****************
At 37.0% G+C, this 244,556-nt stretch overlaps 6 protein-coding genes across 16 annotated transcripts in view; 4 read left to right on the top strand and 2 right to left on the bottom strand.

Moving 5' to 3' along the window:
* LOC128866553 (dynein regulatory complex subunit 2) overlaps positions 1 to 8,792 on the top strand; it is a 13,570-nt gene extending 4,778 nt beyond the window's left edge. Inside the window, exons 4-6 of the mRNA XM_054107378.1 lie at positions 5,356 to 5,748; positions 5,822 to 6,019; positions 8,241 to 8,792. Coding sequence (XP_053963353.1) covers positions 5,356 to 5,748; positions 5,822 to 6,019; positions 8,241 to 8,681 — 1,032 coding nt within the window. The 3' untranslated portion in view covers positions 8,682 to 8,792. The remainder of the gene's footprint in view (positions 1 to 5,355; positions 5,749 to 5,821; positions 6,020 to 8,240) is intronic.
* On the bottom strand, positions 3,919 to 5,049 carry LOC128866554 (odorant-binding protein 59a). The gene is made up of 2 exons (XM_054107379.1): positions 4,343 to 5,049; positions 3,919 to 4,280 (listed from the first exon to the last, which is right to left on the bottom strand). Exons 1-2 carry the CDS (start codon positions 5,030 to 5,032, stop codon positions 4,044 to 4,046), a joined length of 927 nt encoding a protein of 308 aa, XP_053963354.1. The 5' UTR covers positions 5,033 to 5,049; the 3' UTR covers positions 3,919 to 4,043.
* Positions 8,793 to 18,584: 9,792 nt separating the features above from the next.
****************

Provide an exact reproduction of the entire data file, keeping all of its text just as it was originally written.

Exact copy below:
At 37.0% G+C, this 244,556-nt stretch overlaps 6 protein-coding genes across 16 annotated transcripts in view; 4 read left to right on the top strand and 2 right to left on the bottom strand.

Moving 5' to 3' along the window:
* LOC128866553 (dynein regulatory complex subunit 2) overlaps positions 1 to 8,792 on the top strand; it is a 13,570-nt gene extending 4,778 nt beyond the window's left edge. Inside the window, exons 4-6 of the mRNA XM_054107378.1 lie at positions 5,356 to 5,748; positions 5,822 to 6,019; positions 8,241 to 8,792. Coding sequence (XP_053963353.1) covers positions 5,356 to 5,748; positions 5,822 to 6,019; positions 8,241 to 8,681 — 1,032 coding nt within the window. The 3' untranslated portion in view covers positions 8,682 to 8,792. The remainder of the gene's footprint in view (positions 1 to 5,355; positions 5,749 to 5,821; positions 6,020 to 8,240) is intronic.
* On the bottom strand, positions 3,919 to 5,049 carry LOC128866554 (odorant-binding protein 59a). The gene is made up of 2 exons (XM_054107379.1): positions 4,343 to 5,049; positions 3,919 to 4,280 (listed from the first exon to the last, which is right to left on the bottom strand). Exons 1-2 carry the CDS (start codon positions 5,030 to 5,032, stop codon positions 4,044 to 4,046), a joined length of 927 nt encoding a protein of 308 aa, XP_053963354.1. The 5' UTR covers positions 5,033 to 5,049; the 3' UTR covers positions 3,919 to 4,043.
* Positions 8,793 to 18,584: 9,792 nt separating the features above from the next.